Oyfn pripetchik brent a fayerl,
Un in shtub iz heys,
Un der rebe lernt kleyne kinderlekh,
Zet zhe kinderlekh, gedenkt zhe, tayere,
Vos ir lernt do;
Zogt zhe nokh a mol un take nokh a mol:
Lernt, kinder, mit groys kheyshek,
Azoy zog ikh aykh on;
Ver s’vet gikher fun aykh kenen ivre –
Der bakumt a fon.
Lernt, kinder, hot nit moyre,
Yeder onheyb iz shver;
Gliklekh der vos hot gelernt toyre,
Tsi darf der mentsh nokh mer?
Ir vet, kinder, elter vern,
Vet ir aleyn farshteyn,
Vifl in di oysyes lign trern,
Un vi fil geveyn.
Az ir vet, kinder, dem goles shlepn,
Zolt ir fun di oysyes koyekh shepn,
Kukt in zey arayn!!!
On the stove, a fire burns,
And in the house it is warm.
And the rabbi is teaching little children,
See, children, remember, dear ones,
What you learn here;
Repeat and repeat yet again,
Learn, children, with great enthusiasm.
So I instruct you;
He among you who learns Hebrew pronunciation faster –
He will receive a flag.
Learn children, don’t be afraid,
Every beginning is hard;
Lucky is the one has learned Torah,
What more does a person need?
When you grow older, children,
You will understand by yourselves,
How many tears lie in these letters,
And how much lament.
When you, children, will bear the Exile,
And will be exhausted,
May you derive strength from these letters,
Look in at them!
The song Oyfn Pripetshik (translates to above the stove) is a traditional Yiddish/Jewish song that is usually taught by teachers to their juvenile students in their kindergarden class. The song is about a rabbi teaching the alef bet (the hebrew alphabet) to his young students. Because of its simplistic tune and lyrics, the song is often used to teach students Yiddish grammar and vocabulary. Interestingly, the song also contains a lyrical reference to the many struggles that Jews have struggled throughout history in the lyrics “When you grow older, children, You will understand by yourselves, How many tears lie in these letters, And how much lament”.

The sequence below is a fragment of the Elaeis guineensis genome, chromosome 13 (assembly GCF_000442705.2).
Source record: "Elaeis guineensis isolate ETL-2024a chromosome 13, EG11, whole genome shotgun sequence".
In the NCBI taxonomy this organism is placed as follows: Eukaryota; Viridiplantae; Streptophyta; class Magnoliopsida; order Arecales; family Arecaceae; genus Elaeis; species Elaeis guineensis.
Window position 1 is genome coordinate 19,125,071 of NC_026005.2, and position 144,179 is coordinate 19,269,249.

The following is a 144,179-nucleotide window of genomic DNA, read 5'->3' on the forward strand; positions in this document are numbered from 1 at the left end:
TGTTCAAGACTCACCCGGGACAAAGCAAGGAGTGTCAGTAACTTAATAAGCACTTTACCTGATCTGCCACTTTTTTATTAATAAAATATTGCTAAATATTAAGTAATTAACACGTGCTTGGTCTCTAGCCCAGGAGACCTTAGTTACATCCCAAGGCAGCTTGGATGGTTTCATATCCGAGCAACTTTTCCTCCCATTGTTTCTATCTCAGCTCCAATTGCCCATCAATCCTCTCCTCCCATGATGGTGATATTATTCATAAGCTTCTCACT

The informant, Reyna Babani, is a 71-year-old Mexican Jew who lives in Mexico City. Because she grew up in such a close knit community, Reyna considers herself an expert on Jewish culture. She was taught the song as a young girl in a Yiddish elementary school in Mexico City. She has a strong emotional connection to this song, as it was an easy way for her to connect with her immigrant grandparents. They did not speak much Spanish, and she was the only grandchild who spoke Yiddish, so they very much liked it when she sang to them in their native language.
This song is noteworthy because it seems to be an attempt by the elders of the Mexican-Jewish community to encourage children to embrace their Jewish identity. Even though this school was in Mexico, children were taught several Yiddish songs and were even instructed in how to speak the language itself. This goal to have children stay connected to their roots seems to have worked, as Reyna’s learning of the song left her feeling encouraged to spend more time with her grandparents.